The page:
Can I fly internationally with a lead acid battery in my carry-on?
September 12, 2008 8:06 AM   Subscribe

In just a couple weeks I will fly to a remote area of Peru from Europe via the US. I'll be bringing some research equipment which including a mobile solar unit. That solar unit is powered by a lead acid battery like this one.

Technically, this is an okay thing to bring on carry-on because it is dry-cell (i.e. not like a car battery), and as far as I know it conforms to TSA standards.

However, it is expensive and I know that the TSA aren't exactly known for their willingness to cooperate or their friendliness. This battery is pretty expensive and it would be a shame to lose it.

I wonder, is there some sort of documentation I can bring to show the TSA and other authorities which will demonstrate that I have a legal right to fly with this device and that it is not dangerous or threatening...

If not, and perhaps more importantly, is it safe to put this battery in my normal (non-carry-on) luggage? I don't know about the safety issues involved...

Thanks guys! You're the best.
posted by mateuslee to Travel & Transportation (2 answers total)
You've nailed the two opposing issues here. On one hand, the US Department of Transportation seems to say that except for the restrictions on lithium ion batteries listed here, there's no problem bringing batteries on board (and they seem to prefer them in the cabin to in checked luggage). On the other hand, safe and legal items that simply "could be seen by other passengers as a threat" are confiscated with relish.

I would follow the guidelines on this TSA page for how to travel safely with batteries (original packaging, safety tabs still on, etc.). If you're going to bring a page or two out of their own book to help make your case, this is probably it. I would also have documentation/specs about the battery in English and looking as much like original packaging as possible (like a print out of the MSDS from the Yuasa website or something). That will help confirm that it's a dry cell, non-LI battery and as such should be allowed on as carry on.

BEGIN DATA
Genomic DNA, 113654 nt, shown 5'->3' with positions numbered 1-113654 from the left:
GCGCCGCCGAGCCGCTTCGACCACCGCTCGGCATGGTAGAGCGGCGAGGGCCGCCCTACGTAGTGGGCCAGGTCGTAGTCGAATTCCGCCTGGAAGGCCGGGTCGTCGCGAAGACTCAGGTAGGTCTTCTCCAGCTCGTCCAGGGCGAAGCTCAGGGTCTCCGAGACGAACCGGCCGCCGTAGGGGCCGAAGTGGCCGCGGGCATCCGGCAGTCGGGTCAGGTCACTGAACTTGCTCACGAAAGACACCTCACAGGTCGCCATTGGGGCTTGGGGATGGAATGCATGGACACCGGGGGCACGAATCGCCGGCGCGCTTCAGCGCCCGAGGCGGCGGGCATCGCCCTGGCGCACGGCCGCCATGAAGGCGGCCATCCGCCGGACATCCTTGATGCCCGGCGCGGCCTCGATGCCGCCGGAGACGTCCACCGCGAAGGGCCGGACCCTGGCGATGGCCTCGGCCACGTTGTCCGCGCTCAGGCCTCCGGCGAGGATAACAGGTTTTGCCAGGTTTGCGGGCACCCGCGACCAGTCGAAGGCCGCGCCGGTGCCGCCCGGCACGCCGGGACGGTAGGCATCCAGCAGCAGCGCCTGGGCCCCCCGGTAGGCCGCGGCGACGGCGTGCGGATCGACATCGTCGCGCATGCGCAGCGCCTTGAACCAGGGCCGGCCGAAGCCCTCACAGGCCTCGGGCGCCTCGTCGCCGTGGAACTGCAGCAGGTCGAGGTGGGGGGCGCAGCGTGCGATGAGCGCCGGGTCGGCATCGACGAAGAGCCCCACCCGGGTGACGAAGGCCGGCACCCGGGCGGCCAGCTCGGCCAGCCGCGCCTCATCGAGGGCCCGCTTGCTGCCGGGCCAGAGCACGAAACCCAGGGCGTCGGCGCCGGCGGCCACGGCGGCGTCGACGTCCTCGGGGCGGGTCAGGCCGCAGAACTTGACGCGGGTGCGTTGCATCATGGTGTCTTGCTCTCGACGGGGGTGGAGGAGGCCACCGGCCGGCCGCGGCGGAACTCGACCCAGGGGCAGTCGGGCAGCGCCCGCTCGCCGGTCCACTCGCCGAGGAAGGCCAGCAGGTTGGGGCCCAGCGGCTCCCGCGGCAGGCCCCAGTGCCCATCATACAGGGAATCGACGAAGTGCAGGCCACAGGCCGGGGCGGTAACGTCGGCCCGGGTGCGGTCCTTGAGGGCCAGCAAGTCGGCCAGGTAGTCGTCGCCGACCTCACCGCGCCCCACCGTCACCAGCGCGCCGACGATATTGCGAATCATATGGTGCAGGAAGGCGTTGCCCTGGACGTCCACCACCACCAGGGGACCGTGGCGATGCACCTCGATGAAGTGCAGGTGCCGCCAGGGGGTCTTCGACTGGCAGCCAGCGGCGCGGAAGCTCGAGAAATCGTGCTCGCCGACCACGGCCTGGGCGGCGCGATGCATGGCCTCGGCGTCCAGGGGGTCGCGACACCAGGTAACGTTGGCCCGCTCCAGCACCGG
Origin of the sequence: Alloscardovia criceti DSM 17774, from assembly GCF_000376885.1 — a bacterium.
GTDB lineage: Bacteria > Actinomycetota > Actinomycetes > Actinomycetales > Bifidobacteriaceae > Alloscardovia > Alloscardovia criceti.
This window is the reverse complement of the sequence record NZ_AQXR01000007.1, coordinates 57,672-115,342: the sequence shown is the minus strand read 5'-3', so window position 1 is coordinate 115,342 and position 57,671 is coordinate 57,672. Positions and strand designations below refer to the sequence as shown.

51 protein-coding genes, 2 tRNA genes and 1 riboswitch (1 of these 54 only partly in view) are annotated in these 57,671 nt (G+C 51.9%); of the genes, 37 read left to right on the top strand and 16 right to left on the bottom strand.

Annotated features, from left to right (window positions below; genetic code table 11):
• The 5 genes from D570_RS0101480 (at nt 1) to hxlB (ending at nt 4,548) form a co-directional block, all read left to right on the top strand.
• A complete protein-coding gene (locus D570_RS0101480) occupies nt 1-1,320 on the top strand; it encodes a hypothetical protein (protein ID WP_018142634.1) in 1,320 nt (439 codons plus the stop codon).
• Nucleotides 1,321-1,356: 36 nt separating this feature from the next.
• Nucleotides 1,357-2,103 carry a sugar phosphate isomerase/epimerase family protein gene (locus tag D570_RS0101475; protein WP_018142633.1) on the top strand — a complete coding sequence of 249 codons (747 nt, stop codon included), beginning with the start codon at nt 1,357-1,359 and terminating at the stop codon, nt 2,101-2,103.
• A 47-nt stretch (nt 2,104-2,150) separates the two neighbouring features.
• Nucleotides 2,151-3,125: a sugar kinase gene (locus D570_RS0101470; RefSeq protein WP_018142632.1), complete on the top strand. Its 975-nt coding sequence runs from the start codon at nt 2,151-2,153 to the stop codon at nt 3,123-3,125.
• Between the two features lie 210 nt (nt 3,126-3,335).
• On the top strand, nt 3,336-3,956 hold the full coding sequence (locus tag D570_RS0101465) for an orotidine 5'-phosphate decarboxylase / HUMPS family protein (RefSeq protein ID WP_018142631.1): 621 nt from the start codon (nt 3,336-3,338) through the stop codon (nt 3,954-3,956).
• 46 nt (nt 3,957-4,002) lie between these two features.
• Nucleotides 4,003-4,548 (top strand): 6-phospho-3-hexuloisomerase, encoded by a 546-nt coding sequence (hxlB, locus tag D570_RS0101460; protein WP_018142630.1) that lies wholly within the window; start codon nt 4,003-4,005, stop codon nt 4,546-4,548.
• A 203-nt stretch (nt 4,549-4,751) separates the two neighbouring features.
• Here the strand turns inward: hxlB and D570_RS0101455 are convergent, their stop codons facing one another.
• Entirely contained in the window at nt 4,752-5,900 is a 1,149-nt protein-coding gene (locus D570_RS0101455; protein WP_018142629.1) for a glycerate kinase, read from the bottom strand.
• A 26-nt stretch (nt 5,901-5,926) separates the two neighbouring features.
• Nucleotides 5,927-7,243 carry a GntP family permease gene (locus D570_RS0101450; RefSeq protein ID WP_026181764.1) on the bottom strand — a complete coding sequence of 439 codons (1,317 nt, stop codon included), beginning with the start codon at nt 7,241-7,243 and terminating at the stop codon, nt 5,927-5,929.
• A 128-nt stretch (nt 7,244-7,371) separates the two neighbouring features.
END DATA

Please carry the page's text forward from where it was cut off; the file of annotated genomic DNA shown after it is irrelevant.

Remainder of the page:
I would not tell them what it's for unless they ask. If they ask I'd simply say it's a 12v battery for a ride-on toy car. Above all, do not start talking about mobile solar units. And then, I'd be prepared for them to take it. Have you thought about mailing it ahead?
posted by cocoagirl at 11:11 AM on September 12, 2008

Will you be shipping the equipment as well?

It might help to call the airline, explain where you are going and why, and explain to them what you're wanting to accomplish (getting the battery there for your work). With the airlines, you have the advantage of a client/customer relationship, and, if you get someone who doesn't understand what you;re talking about, you can feign an intteruption and call back later.

It's possible that this is one of those things that would be a nightmare for you, but the airline can solve instantly.

Oh, who purchased your ticket? It might help if you had a one sentence summary like, "I'm a researcher at X-university and we're going to this remote place in Peru and we need this battery for our computer equipment."
posted by Kid Charlemagne at 5:20 PM on September 12, 2008

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